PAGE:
Late-night competition at the Olympics could compromise athletes’ performance

Never before have Olympic matches been scheduled so late.

A number of matches in the 2016 Rio Olympics have been scheduled after midnight, when athletes’ bodies expect to be asleep. João Paulo Pereira Rosa is a researcher member of the Brazilian Paralympic Academy and consults the Brazilian Olympic Committee on minimizing fatigue and maximizing recovery of athletes in the Olympic Games. In an article published in Chronobiology International, he examines how late-night competition might impact athlete performance.

ResearchGate: How many of the competitions will be held at night? How does this compare to previous Olympic games?

João Paulo Pereira Rosa: Preliminary and final competitions in some sports—such as swimming, track and field, basketball, and beach volleyball—will be held after midnight. Never before have competitions been held as late as they will be in Rio 2016. In the previous Olympic Games in London, swimming for example had finals in the late afternoon, with qualifying series in the morning.

RG: What’s the reasoning behind the nighttime competitions in Rio?

Rosa: The International Olympic Committee announced the event schedule without giving a specific reason. However, it’s customary with events like the Olympic Games for media rights holders to influence competition schedules.

RG: How might competing after midnight affect athletes’ performance?

Rosa: Generally, the optimal time for an athletes’ peak performance is in the time window from 4:00 pm to 10:00 pm, when the core temperature is higher. At night, core temperatures begin to decrease and levels of the hormone melatonin increase, signaling to the body that it's time to rest. In other words, swimmers, basketball players, volleyball players and runners will compete when physiologically it is time to sleep. Thus, the potential for optimal performance of the kind needed to achieve Olympic and world records can decrease considerably.

RG: Do late-night competitions increase the risk of injury?

Rosa: Late-night competitions may increase the risk of injury for athletes in that they contribute to sleep deprivation, with poor rest and recovery quality due to the schedule of competitions. Research has examined the impact of sleep deprivation in young athletes and found that those who slept fewer than eight hours per night on average were 1.7 times more likely to be injured.

RG: Will athletes in certain disciplines be affected more than others?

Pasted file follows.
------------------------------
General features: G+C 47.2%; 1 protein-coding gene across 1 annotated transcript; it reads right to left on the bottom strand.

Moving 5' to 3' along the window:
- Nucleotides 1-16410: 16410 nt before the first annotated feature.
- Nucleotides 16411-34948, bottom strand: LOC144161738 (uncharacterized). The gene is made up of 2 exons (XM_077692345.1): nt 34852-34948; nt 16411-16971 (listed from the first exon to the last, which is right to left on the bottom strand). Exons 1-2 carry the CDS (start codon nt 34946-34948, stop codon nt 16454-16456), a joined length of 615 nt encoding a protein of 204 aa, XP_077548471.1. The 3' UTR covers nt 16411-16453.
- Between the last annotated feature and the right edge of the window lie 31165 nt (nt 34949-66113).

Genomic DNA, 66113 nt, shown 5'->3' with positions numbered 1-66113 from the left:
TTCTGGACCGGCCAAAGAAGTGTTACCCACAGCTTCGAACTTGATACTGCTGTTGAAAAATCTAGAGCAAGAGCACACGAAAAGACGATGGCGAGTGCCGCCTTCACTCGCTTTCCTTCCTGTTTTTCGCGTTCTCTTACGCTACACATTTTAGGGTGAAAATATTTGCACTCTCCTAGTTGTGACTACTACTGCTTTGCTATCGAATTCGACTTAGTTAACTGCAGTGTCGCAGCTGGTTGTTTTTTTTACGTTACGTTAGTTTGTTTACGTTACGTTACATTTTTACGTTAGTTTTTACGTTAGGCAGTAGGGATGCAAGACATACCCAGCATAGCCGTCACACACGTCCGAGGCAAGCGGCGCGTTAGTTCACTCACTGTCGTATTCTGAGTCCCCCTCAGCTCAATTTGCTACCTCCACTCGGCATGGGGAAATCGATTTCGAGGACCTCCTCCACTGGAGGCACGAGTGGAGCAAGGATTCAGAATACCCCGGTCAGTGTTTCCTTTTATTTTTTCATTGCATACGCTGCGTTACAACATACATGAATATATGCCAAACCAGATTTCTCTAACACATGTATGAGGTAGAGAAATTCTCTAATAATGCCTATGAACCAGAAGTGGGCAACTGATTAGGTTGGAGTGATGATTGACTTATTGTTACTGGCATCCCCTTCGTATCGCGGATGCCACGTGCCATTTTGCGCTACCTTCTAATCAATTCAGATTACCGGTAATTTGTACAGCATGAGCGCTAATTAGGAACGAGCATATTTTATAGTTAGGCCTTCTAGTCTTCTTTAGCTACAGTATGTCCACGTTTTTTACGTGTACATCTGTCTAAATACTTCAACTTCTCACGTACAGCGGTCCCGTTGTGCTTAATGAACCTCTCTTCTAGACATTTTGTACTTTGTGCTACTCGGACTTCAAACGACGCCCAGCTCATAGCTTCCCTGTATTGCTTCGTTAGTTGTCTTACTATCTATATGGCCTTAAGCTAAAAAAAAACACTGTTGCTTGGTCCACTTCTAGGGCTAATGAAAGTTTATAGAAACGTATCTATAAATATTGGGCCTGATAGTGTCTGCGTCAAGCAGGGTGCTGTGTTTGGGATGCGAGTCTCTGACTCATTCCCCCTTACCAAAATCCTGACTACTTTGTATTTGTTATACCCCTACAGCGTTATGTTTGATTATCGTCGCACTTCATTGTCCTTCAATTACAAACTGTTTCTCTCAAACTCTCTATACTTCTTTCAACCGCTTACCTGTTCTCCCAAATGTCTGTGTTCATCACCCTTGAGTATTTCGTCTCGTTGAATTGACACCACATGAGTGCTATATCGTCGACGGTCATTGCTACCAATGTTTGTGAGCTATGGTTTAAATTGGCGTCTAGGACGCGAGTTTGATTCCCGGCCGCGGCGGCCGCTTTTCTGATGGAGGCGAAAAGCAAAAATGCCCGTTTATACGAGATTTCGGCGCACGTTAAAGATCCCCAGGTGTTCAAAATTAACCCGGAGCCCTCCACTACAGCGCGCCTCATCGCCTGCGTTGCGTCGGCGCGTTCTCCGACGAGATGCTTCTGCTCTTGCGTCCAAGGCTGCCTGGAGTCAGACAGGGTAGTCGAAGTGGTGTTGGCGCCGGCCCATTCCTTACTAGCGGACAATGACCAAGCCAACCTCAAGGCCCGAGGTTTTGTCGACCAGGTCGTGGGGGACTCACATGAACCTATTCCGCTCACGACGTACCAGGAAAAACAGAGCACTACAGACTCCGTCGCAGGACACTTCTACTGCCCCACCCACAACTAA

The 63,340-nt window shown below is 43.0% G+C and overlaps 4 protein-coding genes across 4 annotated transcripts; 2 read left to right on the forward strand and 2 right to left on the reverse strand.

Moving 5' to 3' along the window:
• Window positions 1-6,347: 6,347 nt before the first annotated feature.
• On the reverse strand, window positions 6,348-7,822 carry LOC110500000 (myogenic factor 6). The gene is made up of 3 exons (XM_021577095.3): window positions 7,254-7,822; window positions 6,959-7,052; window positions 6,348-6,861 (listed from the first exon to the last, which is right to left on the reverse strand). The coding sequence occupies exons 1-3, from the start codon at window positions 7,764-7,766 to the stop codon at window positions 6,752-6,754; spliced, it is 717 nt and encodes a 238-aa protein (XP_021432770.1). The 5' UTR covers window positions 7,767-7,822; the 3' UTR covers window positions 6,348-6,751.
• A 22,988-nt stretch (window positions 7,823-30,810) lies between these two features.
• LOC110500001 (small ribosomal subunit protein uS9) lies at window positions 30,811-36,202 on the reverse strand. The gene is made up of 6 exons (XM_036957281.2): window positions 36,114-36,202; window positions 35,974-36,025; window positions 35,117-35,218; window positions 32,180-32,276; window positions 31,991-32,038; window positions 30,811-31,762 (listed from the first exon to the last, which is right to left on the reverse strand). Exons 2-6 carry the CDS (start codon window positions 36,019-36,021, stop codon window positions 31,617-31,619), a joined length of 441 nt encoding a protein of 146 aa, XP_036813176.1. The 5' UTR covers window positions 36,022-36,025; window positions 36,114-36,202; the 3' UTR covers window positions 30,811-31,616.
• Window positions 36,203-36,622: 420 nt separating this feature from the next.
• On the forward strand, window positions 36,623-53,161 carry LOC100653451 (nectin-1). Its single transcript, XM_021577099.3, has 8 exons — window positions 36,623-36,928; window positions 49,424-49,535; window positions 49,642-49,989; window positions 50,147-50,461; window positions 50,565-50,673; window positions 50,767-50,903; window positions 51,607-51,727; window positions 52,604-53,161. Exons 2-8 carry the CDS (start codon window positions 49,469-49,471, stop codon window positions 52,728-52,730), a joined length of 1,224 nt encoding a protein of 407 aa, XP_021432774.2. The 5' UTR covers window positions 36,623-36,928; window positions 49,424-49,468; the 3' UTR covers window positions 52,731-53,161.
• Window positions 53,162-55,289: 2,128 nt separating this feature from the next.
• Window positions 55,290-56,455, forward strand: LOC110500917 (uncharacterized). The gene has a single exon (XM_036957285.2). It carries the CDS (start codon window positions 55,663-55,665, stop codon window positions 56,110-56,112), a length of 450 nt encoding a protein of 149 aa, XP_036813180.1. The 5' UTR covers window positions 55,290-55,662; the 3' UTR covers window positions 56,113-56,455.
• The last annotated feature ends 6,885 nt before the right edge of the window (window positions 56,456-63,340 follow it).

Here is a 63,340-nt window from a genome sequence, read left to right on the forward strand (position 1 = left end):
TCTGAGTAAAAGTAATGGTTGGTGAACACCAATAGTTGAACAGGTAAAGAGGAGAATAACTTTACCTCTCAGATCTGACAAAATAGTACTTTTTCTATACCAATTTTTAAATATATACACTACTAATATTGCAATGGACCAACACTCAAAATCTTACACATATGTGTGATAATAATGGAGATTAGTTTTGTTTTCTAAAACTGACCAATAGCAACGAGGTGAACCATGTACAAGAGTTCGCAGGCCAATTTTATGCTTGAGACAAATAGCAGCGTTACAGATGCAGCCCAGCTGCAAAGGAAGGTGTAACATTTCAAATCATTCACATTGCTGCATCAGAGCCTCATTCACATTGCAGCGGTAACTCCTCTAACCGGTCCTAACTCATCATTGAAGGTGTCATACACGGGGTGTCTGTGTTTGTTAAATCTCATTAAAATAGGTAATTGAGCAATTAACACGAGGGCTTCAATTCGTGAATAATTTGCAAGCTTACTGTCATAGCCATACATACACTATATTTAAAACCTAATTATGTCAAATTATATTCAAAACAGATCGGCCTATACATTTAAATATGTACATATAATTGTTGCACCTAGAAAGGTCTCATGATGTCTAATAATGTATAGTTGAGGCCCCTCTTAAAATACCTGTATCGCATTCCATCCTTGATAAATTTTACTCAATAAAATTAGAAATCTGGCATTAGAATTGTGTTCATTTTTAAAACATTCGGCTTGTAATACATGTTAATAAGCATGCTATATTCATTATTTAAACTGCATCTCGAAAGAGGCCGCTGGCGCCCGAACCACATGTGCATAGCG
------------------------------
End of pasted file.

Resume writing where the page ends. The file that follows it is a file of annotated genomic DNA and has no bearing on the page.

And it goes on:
Rosa: Circadian rhythms have a direct influence on the body in a way that’s relevant to all sports. They impact variables such as muscle strength, flexibility, sensory-motor coupling, and perceptual and cognitive functions. Considering these factors, competing at night in any discipline can affect athletes’ performance.

RG: Could athletes who are night-owls profit from late competitions?

Rosa: For high level athletes, any detail can be an advantage, and there’s no doubt that night-owls can benefit in late-night competitions. In some sports, such as volleyball, some matches will take place late at night and others are scheduled for the morning. So early risers will have an advantage then.  Researchers at the University of Birmingham have shown that individuals’ personal body clocks differ, with early risers reaching their athletic peak around lunchtime, while night owls perform best in the evening. Missing one’s personal window for peak performance can cause a performance variation of up to 26 percent.

RG: What can coaches and athletes do to prepare for particularly late matches?

Rosa: Coaches and athletes should take competition late at night, low sleep quality, and poor recovery into consideration when creating strategies to minimize harm to athletes. Specialists in chronobiology, sleep, and exercise can consult with Olympic teams to develop physical, technical, tactical, and psychological preparation strategies for athletes’ circadian rhythms, creating the best possible environment for athletes to achieve their ideal performance.

The Olympic schedule is a reality and will not change, so teams will have to work around it, building in opportunities for rest and recovery. One interesting strategy some teams have implemented are training camps that simulate the routine and schedule of the Olympic Games. This can acclimatize athletes, allowing them to readjust their biological clocks.

Featured image courtesy of Andy Miah